While I may have been in danger, I was saved by Ta Keo’s decision to vote out Vytas.

Personally, I felt the shadow of Jeff Probst‘s snuffer pass over my heart. Vytas was like me – a mid-sized guy with a reputation for deviousness. Eliminating Vytas also ended any argument I could make that I would contribute to the tribe’s raw strength if there was any argument there to begin with.

But as a tribe, we were shocked and delighted when we saw they eliminated their strongest male. Ta Keo had a slim lead in the race over the A-frames, but our guys smoked them on the chest pull.

It was a testament to Savage‘s courage that he truly gave his all in that challenge. He obliterated his hands pulling the rope. When the challenge was over, his fingertips and the pads of his hands were torn to shreds.

Joe mastered the puzzle. While Ta Keo was positioning the dancing figures in the same direction, Joe saw that they needed to face each other so the final image would be balanced.

It is one of the most fascinating facets of Survivor that enemies compete as allies – and for one moment at least, awkwardly hugging in victory, can become the best of friends.

Ta Keo

On Ta Keo, you see how quickly allies and enemies can flip. Last week, Shirin and Spencer were in the driver’s sea. This week, they were road kill.

The Fishy goes, of course, to Varner. Varner is like Survivor‘s own version of Varys from Game of Thrones, with his hand in every alliance. He sees past the simple binary of New School vs. Old School alliances – even the very idea of such neat teams is archaic. Instead, Varner is actually playing New School Survivor, eliminating strategic threats. First Vytas. Next: Shirin or Spencer.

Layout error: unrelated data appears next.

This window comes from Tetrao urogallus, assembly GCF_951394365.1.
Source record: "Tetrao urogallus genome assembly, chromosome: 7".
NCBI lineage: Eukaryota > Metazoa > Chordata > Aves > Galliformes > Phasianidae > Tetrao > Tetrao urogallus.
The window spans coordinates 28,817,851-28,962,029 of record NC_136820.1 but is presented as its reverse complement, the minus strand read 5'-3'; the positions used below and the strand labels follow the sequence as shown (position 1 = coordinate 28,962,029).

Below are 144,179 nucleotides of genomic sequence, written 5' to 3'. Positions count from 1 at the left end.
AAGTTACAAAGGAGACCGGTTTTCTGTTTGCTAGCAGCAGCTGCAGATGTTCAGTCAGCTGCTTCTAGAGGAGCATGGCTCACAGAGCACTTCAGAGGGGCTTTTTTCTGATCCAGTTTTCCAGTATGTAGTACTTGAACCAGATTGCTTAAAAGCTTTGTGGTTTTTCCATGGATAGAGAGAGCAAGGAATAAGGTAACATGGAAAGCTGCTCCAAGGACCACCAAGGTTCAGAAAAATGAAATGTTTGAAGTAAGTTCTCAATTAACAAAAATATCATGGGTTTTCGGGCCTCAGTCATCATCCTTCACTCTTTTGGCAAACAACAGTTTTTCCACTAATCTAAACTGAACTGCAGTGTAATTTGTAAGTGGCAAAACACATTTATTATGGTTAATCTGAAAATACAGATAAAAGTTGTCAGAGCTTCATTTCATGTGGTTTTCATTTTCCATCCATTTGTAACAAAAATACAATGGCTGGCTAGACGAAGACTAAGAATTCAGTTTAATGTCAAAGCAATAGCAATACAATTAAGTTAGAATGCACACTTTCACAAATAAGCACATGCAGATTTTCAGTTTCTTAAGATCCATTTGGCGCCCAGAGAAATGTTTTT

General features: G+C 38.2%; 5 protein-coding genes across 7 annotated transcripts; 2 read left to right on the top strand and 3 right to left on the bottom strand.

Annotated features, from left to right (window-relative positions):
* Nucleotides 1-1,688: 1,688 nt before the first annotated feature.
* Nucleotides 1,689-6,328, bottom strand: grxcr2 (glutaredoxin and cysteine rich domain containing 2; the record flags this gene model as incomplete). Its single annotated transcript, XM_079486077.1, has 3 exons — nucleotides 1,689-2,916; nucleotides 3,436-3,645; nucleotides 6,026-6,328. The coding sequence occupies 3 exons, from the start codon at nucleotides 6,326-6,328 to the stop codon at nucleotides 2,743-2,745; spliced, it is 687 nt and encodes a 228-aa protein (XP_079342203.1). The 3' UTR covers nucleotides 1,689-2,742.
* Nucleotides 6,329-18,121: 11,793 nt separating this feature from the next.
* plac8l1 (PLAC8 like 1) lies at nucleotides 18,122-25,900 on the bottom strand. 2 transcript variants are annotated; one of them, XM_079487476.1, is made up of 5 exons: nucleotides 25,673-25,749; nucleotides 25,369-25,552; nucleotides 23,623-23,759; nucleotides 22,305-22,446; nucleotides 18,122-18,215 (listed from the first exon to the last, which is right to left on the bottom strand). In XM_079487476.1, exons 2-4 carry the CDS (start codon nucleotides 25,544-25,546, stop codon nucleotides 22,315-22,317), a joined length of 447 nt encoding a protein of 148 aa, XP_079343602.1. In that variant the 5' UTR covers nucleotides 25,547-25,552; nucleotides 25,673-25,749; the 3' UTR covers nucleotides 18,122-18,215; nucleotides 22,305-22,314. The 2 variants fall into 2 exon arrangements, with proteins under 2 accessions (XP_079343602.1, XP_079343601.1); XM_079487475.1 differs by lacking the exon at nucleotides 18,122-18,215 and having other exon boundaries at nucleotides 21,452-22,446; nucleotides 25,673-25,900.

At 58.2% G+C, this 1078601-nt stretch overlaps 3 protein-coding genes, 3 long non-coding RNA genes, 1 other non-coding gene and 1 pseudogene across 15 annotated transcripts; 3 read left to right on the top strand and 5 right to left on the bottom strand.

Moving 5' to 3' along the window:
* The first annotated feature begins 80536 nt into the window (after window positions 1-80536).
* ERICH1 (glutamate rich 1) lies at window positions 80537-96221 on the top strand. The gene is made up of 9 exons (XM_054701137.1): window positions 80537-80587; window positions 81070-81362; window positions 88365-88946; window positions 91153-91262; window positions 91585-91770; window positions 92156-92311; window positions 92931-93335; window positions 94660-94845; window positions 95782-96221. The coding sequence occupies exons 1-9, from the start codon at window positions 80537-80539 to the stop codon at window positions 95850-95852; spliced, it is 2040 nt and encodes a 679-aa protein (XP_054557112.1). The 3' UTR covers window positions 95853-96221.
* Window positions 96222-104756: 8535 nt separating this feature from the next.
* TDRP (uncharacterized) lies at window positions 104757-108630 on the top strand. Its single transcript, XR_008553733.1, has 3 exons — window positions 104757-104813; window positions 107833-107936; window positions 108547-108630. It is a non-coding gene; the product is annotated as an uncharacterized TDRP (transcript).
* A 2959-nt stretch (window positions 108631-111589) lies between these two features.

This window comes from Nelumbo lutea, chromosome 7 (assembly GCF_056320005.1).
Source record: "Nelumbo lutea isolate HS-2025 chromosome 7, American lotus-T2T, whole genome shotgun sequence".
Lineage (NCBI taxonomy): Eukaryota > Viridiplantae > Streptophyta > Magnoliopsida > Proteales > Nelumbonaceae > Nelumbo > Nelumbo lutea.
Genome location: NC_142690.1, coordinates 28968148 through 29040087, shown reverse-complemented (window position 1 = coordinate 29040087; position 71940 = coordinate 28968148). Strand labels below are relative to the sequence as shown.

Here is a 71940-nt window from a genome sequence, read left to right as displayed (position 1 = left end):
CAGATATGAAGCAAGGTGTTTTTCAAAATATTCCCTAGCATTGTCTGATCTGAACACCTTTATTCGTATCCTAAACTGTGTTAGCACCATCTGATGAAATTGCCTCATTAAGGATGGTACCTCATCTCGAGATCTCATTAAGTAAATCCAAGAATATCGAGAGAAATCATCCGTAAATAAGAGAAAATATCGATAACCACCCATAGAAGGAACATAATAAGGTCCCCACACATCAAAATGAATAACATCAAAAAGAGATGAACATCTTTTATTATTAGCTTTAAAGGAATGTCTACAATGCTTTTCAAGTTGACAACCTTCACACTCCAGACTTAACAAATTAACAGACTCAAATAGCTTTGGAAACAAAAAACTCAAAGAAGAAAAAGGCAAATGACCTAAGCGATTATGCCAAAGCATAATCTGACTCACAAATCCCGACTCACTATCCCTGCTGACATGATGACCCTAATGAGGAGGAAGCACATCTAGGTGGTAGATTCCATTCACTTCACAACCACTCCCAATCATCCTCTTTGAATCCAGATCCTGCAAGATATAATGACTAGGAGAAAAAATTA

What I love about watching this season – and what I loved about playing it! – is that so many people are playing such excellent games.

Wentworth seamlessly flipped from one side of the numbers to the other. Woo shut down Spencer and Shirin for their transparent attempt to switch his vote. Spencer made a compelling plea for why he deserved to stay in the game.

Terry, especially, deserves high Fishy honors for being both a good man and a savvy strategist. He saw Abi sitting alone, ridiculed by her tribe, and extended a little bit of human generosity. He sat down with her. He paid attention. Sometimes that’s all it takes to win a vote and flip the game.

I loved the way that Terry played up his reputation to cement Abi’s trust. “Maybe it’s just me and the old school thing,” he said, channeling John Wayne, “but if we move on together, I got your back.” You half expected him to mount up his horse and ride into the sunset.

At tribal council, though, it was Shirin who walked off into the dark. Varner found her too strategic. Abi found her too disloyal.

Shirin left the game looking like a hypocrite for treating Abi the way that Will treated her in Worlds Apart. Personally I don’t think the parallel is apt. Will berated Shirin in the middle of camp. But Abi was the one seeking out and instigating conflicts on Ta Keo.

I don’t think it’s fair to say Shirin abandoned a victim. She did, however, fail to support an ally.

On Survivor, that is sin enough.

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Survivor: Second Chance airs Wednesdays (8 p.m. ET) on CBS.